CONCLUSION
. . .
Pedro Lozada is a survivor who believes that he has lived to celebrate
his eighty-third birthday because of the grace of God. Frail and slowed
by the infirmities of old age, Lozada resides with his son, daughter-in-
law, and two granddaughters on a narrow street in a neighborhood that
he and a wave of other peasant refugees created in the 1980s, when
the army and allied paramilitaries drove them from the countryside.
For much of his long life, Pedro Lozada pursued a vision of popular
democracy that challenged the foundations of elite rule and the official
state’s pronouncements about national progress. Because of his insis-
tence on far-reaching agrarian reform, the rights of workers to control
the fruits of their labor, and the role of the state in promoting and pro-
tecting the common good, he and others like him unsettled local land-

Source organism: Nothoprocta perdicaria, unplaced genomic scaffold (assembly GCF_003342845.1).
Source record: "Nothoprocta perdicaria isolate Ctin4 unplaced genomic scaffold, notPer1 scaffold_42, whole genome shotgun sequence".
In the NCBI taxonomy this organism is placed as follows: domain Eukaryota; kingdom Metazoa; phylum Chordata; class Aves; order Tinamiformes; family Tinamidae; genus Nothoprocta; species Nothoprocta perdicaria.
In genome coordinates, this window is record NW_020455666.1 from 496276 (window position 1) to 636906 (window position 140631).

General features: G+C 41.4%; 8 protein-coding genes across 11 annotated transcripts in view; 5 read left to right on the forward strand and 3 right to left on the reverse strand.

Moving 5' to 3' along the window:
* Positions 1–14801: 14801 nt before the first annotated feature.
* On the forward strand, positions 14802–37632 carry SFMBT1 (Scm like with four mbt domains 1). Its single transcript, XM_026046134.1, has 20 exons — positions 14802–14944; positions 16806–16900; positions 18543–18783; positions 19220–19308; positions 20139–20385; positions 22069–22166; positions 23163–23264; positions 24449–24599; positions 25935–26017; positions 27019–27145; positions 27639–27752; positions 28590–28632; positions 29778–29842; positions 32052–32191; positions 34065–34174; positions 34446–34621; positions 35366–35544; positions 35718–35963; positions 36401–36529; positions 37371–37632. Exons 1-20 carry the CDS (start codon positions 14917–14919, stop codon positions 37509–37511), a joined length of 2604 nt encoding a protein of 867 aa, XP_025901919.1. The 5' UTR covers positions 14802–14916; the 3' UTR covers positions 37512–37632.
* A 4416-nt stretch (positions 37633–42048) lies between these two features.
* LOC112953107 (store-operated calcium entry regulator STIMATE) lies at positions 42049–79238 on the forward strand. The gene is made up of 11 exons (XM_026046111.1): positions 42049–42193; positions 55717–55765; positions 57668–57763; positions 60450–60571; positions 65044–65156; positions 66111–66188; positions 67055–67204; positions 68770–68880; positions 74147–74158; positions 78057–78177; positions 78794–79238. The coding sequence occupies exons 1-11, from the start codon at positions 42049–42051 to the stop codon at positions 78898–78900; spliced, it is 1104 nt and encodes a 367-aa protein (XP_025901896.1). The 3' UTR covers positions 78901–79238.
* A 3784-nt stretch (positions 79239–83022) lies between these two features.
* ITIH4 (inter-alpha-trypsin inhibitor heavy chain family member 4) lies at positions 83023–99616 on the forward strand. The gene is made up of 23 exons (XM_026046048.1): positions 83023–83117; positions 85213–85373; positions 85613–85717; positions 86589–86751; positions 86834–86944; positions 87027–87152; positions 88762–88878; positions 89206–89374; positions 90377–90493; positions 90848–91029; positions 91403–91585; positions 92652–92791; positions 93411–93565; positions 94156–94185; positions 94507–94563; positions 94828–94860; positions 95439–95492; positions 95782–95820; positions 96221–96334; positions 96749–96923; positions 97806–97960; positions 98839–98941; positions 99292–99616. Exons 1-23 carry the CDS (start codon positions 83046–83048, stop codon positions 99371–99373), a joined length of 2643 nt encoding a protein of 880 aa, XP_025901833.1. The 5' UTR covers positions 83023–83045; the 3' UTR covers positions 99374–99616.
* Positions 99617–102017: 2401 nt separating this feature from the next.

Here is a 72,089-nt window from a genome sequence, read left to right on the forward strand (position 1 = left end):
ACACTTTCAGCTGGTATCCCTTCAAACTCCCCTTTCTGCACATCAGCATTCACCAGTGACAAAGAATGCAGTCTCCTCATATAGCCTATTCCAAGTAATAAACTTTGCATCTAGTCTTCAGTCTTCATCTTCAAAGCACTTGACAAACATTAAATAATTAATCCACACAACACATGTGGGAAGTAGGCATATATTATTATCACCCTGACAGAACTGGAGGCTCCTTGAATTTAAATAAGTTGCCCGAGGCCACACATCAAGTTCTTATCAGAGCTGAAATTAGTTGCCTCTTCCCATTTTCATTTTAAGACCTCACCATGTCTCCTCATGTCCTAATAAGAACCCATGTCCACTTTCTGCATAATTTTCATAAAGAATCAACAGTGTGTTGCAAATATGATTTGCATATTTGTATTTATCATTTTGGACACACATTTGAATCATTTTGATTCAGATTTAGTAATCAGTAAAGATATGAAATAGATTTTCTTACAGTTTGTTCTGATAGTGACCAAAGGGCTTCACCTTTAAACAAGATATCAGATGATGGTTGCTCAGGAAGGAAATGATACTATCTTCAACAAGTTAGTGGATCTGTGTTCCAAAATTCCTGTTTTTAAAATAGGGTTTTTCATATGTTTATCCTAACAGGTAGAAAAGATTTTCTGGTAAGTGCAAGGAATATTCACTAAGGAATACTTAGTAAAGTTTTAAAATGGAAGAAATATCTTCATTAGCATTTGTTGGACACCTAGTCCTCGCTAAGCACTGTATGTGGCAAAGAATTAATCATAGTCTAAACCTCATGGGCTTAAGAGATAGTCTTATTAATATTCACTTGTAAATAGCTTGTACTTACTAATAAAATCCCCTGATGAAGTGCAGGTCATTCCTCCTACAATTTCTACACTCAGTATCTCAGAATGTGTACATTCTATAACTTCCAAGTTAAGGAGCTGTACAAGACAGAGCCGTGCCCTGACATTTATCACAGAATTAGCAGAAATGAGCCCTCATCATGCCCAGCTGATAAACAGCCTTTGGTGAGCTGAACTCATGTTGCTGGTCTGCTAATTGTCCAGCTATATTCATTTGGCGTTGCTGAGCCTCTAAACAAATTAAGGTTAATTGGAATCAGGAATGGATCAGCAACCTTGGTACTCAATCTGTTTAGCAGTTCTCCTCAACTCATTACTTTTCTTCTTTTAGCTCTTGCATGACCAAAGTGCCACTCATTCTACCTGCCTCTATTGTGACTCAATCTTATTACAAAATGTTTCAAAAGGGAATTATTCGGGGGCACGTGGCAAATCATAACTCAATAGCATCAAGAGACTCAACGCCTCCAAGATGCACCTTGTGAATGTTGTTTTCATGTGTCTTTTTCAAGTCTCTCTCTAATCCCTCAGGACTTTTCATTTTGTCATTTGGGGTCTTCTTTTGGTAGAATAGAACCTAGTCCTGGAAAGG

lords and political bosses, who understood that a more open, demo-
cratic society posed a threat to their power. Lozada lived in the Middle
Magdalena countryside for more than fifty years, struggling along with
other peasant settlers to carve a productive farm from the jungle and
withstand the pressures of acquisitive landlords and oil companies. He
was an effective grassroots organizer for many years. With the backing
of the Communist Party, Lozada established a rural school for peasant
children in his community, and his various leadership positions—of a
fisherman’s association, of peasant committees, and of neighborhood
councils—as well as his militancy in the Communist Party, his election
to the Puerto Berrío city council, and his participation in the Patriotic
Union, all attest to the ways that he developed a sense of confidence in
himself, envisioned a world that was free of the stifling constraints of
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